The provision of adequate heating throughout a property is considered under Hazard 2 (excess cold) and Hazard 3 (excess heat) of the operational guidance of the HHSRS.
In assessing the deficiencies that may give rise to such hazards, an inspection of the property will examine the thermal efficiency of the building with regard to heat loss through the external walls and roof; the size, extent and design of any fixed heating and ventilation systems; and any disrepair that may contribute to these hazards.
Where the house is not provided with central heating to the whole of the dwelling, it must be adequately and efficiently heated with the provision of permanent, fixed heating appliances or space heaters. Any heating system should be appropriate to the design, layout and construction of the building and provide adequate heat output to efficiently heat the whole of the property.
Any heating system should be economical and capable of achieving a healthy indoor temperature of 21ºC for each habitable letting room, and 18ºC in all other rooms and common areas.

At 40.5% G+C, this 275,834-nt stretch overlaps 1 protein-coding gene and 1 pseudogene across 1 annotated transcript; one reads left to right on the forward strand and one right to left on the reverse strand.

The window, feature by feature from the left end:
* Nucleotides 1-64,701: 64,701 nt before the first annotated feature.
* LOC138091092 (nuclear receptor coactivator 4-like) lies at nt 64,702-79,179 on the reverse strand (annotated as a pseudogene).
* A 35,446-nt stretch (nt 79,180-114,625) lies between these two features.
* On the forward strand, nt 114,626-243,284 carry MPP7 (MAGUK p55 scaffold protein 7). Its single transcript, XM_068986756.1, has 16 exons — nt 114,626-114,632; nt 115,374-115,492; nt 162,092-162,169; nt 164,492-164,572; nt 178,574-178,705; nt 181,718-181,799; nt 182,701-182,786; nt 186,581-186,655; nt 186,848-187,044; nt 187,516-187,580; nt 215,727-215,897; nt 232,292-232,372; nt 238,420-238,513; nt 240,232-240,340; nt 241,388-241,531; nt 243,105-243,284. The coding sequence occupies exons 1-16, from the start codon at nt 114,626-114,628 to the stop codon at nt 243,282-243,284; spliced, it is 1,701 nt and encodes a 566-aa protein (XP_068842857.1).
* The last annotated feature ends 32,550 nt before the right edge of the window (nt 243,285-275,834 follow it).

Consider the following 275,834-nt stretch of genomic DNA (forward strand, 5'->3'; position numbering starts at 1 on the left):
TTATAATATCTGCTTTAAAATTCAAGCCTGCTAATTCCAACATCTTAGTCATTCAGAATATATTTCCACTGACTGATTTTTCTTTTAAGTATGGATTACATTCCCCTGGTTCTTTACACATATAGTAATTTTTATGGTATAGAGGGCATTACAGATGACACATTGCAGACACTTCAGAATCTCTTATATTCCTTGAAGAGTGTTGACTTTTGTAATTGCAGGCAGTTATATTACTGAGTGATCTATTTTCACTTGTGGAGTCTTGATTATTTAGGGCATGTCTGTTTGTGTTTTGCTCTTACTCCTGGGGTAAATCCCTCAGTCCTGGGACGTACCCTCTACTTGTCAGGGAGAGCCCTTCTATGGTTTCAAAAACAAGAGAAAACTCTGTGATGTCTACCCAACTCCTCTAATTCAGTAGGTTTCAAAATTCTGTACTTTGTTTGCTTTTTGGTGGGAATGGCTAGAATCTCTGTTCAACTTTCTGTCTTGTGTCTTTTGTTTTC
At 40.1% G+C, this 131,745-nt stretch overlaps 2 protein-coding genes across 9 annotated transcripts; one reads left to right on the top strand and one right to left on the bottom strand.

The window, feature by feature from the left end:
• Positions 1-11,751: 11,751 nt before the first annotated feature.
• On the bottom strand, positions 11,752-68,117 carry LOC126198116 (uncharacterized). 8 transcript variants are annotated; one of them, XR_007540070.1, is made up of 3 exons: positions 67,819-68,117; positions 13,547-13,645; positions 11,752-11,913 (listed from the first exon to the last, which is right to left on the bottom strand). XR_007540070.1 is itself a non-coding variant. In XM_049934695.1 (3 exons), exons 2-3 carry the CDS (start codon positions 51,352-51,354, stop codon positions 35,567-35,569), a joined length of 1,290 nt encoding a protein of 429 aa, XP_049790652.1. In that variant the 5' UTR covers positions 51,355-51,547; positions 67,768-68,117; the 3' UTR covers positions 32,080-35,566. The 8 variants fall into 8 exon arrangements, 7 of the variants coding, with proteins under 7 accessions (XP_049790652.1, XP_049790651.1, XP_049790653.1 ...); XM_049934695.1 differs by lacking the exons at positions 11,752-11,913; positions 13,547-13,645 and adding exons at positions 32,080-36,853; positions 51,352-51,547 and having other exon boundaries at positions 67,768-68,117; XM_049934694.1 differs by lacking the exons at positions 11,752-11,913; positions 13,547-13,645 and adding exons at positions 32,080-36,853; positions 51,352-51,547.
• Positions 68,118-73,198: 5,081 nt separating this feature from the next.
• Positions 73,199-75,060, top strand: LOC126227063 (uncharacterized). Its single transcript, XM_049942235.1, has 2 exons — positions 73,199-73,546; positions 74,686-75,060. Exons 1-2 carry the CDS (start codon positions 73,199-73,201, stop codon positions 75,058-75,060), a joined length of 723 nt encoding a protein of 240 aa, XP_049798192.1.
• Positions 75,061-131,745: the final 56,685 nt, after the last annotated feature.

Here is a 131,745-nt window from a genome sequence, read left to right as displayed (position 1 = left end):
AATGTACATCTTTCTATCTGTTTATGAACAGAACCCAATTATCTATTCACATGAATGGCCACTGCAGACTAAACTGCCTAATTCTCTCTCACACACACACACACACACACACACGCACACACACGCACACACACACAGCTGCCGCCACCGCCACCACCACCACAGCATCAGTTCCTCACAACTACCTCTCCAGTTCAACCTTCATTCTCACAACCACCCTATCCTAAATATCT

Any form of heating must be controllable by the occupier and safely and properly installed and maintained.
In properties where the heating is centrally controlled, such systems should be operated to ensure that occupants are not exposed to extreme indoor temperatures, and should be provided with controls to allow the occupants to regulate the temperature within their dwelling.
Coin-operated heating and/or hot water systems in common rooms and common parts are not acceptable.